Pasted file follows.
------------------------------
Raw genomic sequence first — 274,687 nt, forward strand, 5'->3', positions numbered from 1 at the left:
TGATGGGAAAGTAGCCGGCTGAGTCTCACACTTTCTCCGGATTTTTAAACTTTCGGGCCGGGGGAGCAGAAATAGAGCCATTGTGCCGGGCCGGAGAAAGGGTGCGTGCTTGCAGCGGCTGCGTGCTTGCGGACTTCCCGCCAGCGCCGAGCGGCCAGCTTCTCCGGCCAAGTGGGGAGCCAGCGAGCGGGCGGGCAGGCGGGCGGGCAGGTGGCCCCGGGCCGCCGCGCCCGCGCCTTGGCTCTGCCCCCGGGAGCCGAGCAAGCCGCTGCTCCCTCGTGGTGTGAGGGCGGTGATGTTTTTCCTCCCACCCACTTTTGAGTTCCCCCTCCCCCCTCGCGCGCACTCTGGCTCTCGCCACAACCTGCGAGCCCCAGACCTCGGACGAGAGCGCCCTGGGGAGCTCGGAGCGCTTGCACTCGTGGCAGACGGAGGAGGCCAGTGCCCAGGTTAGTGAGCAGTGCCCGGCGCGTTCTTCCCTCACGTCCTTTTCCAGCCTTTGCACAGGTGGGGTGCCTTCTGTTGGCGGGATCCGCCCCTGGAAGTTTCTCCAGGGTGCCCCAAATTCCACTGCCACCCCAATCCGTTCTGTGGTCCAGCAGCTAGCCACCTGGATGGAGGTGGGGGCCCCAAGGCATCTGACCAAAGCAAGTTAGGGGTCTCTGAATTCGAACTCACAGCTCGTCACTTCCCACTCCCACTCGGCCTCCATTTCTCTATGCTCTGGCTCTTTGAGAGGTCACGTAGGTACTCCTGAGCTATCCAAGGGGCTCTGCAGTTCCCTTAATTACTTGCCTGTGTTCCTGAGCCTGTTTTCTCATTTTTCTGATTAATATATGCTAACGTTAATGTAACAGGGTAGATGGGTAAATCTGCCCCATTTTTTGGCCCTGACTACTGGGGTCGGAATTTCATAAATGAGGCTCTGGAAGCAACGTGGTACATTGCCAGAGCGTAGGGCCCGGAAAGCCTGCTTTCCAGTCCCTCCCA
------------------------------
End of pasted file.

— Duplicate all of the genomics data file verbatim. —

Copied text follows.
Raw genomic sequence first — 274,687 nt, forward strand, 5'->3', positions numbered from 1 at the left:
TGATGGGAAAGTAGCCGGCTGAGTCTCACACTTTCTCCGGATTTTTAAACTTTCGGGCCGGGGGAGCAGAAATAGAGCCATTGTGCCGGGCCGGAGAAAGGGTGCGTGCTTGCAGCGGCTGCGTGCTTGCGGACTTCCCGCCAGCGCCGAGCGGCCAGCTTCTCCGGCCAAGTGGGGAGCCAGCGAGCGGGCGGGCAGGCGGGCGGGCAGGTGGCCCCGGGCCGCCGCGCCCGCGCCTTGGCTCTGCCCCCGGGAGCCGAGCAAGCCGCTGCTCCCTCGTGGTGTGAGGGCGGTGATGTTTTTCCTCCCACCCACTTTTGAGTTCCCCCTCCCCCCTCGCGCGCACTCTGGCTCTCGCCACAACCTGCGAGCCCCAGACCTCGGACGAGAGCGCCCTGGGGAGCTCGGAGCGCTTGCACTCGTGGCAGACGGAGGAGGCCAGTGCCCAGGTTAGTGAGCAGTGCCCGGCGCGTTCTTCCCTCACGTCCTTTTCCAGCCTTTGCACAGGTGGGGTGCCTTCTGTTGGCGGGATCCGCCCCTGGAAGTTTCTCCAGGGTGCCCCAAATTCCACTGCCACCCCAATCCGTTCTGTGGTCCAGCAGCTAGCCACCTGGATGGAGGTGGGGGCCCCAAGGCATCTGACCAAAGCAAGTTAGGGGTCTCTGAATTCGAACTCACAGCTCGTCACTTCCCACTCCCACTCGGCCTCCATTTCTCTATGCTCTGGCTCTTTGAGAGGTCACGTAGGTACTCCTGAGCTATCCAAGGGGCTCTGCAGTTCCCTTAATTACTTGCCTGTGTTCCTGAGCCTGTTTTCTCATTTTTCTGATTAATATATGCTAACGTTAATGTAACAGGGTAGATGGGTAAATCTGCCCCATTTTTTGGCCCTGACTACTGGGGTCGGAATTTCATAAATGAGGCTCTGGAAGCAACGTGGTACATTGCCAGAGCGTAGGGCCCGGAAAGCCTGCTTTCCAGTCCCTCCCA